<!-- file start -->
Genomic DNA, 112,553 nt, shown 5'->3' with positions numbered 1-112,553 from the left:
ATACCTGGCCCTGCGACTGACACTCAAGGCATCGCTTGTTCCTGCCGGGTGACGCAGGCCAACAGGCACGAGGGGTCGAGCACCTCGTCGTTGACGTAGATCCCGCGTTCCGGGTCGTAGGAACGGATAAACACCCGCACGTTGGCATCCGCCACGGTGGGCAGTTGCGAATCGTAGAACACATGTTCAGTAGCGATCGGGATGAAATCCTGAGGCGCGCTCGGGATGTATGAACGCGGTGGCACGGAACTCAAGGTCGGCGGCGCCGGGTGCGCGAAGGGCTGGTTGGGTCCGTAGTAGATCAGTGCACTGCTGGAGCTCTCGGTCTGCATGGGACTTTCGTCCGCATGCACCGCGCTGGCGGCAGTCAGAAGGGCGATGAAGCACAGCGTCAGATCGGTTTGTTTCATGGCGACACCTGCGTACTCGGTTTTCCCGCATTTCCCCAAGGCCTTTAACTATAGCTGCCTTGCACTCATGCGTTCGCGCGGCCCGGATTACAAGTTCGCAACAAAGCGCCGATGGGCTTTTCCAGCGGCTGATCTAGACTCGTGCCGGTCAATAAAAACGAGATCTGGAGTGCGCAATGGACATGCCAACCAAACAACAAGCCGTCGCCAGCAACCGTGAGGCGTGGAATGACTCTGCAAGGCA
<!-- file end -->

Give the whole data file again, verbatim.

Genomic DNA, 112,553 nt, shown 5'->3' with positions numbered 1-112,553 from the left:
ATACCTGGCCCTGCGACTGACACTCAAGGCATCGCTTGTTCCTGCCGGGTGACGCAGGCCAACAGGCACGAGGGGTCGAGCACCTCGTCGTTGACGTAGATCCCGCGTTCCGGGTCGTAGGAACGGATAAACACCCGCACGTTGGCATCCGCCACGGTGGGCAGTTGCGAATCGTAGAACACATGTTCAGTAGCGATCGGGATGAAATCCTGAGGCGCGCTCGGGATGTATGAACGCGGTGGCACGGAACTCAAGGTCGGCGGCGCCGGGTGCGCGAAGGGCTGGTTGGGTCCGTAGTAGATCAGTGCACTGCTGGAGCTCTCGGTCTGCATGGGACTTTCGTCCGCATGCACCGCGCTGGCGGCAGTCAGAAGGGCGATGAAGCACAGCGTCAGATCGGTTTGTTTCATGGCGACACCTGCGTACTCGGTTTTCCCGCATTTCCCCAAGGCCTTTAACTATAGCTGCCTTGCACTCATGCGTTCGCGCGGCCCGGATTACAAGTTCGCAACAAAGCGCCGATGGGCTTTTCCAGCGGCTGATCTAGACTCGTGCCGGTCAATAAAAACGAGATCTGGAGTGCGCAATGGACATGCCAACCAAACAACAAGCCGTCGCCAGCAACCGTGAGGCGTGGAATGACTCTGCAAGGCA